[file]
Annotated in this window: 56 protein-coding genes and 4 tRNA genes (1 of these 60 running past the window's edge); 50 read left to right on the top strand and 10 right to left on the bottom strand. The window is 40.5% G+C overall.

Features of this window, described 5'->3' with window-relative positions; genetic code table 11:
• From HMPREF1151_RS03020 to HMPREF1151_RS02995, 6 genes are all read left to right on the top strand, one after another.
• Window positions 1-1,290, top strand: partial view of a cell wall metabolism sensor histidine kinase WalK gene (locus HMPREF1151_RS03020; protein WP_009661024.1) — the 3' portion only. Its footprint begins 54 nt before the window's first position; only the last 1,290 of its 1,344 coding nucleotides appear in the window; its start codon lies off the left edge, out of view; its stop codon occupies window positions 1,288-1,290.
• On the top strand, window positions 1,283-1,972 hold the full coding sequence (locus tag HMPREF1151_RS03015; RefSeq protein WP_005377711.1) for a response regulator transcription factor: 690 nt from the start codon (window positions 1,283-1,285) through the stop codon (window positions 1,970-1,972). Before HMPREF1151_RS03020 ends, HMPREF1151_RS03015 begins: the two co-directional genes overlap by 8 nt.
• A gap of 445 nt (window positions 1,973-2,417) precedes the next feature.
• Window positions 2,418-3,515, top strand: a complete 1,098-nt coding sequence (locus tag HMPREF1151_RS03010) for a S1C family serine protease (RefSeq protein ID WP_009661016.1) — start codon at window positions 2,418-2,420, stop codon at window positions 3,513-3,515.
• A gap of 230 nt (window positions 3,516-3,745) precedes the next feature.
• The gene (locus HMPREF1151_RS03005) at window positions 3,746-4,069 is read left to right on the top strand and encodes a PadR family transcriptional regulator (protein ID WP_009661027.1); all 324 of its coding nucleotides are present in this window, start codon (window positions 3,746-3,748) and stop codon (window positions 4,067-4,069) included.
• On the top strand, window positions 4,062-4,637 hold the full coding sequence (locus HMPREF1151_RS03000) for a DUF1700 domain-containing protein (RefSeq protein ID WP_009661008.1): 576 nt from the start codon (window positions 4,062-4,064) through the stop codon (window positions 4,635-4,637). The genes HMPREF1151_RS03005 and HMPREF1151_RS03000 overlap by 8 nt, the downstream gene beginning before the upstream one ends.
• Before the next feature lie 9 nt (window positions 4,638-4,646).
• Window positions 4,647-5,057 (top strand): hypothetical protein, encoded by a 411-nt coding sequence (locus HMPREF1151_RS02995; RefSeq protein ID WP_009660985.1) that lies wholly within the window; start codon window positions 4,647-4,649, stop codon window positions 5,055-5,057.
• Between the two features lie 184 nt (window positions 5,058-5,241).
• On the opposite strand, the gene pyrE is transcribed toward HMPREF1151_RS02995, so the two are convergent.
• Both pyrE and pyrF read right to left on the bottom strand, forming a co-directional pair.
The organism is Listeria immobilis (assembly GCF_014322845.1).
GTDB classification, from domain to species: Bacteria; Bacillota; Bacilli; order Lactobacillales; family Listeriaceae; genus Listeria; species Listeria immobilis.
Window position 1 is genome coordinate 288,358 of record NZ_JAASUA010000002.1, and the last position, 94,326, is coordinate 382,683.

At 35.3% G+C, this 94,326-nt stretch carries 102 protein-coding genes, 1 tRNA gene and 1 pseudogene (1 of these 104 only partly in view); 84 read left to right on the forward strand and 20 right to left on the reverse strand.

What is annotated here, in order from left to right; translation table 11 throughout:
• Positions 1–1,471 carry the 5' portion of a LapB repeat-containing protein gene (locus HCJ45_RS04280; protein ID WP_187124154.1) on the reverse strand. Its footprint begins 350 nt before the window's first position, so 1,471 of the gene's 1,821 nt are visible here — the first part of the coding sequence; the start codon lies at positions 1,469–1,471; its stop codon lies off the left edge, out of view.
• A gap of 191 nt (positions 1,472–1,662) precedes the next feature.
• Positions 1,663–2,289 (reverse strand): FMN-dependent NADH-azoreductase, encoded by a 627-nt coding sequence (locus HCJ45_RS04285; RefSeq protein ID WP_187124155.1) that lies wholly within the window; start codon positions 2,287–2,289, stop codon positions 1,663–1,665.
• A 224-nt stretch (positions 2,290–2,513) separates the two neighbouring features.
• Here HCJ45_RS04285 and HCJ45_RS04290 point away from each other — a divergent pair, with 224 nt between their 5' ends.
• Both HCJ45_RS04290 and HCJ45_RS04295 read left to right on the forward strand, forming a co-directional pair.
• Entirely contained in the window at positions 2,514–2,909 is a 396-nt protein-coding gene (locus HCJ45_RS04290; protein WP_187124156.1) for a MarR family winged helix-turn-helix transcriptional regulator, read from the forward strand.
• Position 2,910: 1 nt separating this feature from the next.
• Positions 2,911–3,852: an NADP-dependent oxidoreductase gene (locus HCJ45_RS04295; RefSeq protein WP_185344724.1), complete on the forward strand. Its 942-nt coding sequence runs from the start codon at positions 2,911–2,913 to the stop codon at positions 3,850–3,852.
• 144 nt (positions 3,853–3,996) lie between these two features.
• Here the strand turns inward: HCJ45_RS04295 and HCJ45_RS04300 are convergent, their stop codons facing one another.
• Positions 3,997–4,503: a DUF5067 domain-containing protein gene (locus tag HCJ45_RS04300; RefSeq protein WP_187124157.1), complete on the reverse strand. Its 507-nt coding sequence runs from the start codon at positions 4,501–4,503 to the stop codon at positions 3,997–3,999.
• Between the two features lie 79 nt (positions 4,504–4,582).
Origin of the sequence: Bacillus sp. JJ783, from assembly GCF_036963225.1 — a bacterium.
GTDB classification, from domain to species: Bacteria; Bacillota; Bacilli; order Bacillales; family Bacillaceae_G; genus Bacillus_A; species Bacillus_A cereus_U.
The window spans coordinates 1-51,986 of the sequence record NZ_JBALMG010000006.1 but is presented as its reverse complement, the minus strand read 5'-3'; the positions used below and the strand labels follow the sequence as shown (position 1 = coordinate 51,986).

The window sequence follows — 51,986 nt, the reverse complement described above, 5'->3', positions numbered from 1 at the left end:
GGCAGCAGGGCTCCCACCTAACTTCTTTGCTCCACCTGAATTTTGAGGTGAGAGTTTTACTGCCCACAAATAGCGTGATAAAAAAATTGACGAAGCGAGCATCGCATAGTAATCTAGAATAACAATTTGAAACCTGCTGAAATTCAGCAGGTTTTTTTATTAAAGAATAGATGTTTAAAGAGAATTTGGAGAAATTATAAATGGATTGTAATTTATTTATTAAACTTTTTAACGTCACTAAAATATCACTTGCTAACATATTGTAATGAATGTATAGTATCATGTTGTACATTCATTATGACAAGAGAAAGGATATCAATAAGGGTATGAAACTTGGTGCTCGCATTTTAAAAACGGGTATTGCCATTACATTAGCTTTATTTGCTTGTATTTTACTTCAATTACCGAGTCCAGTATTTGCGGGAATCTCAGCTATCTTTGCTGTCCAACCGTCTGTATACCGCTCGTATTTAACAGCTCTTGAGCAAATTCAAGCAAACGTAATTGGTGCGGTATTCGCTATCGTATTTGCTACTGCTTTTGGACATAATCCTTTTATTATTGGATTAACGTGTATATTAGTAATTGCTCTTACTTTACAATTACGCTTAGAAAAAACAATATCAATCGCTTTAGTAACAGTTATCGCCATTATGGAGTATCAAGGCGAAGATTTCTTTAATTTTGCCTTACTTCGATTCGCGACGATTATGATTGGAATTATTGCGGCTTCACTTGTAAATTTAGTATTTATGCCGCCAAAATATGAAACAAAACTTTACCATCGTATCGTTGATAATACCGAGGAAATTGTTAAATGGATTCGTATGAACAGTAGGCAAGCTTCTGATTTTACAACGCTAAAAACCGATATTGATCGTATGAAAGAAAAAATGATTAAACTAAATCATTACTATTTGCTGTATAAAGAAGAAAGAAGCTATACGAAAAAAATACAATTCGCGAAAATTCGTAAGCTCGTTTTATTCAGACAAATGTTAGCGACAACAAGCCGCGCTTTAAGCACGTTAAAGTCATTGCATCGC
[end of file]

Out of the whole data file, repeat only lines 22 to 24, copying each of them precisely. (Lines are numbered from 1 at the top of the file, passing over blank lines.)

• A gap of 191 nt (positions 1,472–1,662) precedes the next feature.
• Positions 1,663–2,289 (reverse strand): FMN-dependent NADH-azoreductase, encoded by a 627-nt coding sequence (locus HCJ45_RS04285; RefSeq protein ID WP_187124155.1) that lies wholly within the window; start codon positions 2,287–2,289, stop codon positions 1,663–1,665.
• A 224-nt stretch (positions 2,290–2,513) separates the two neighbouring features.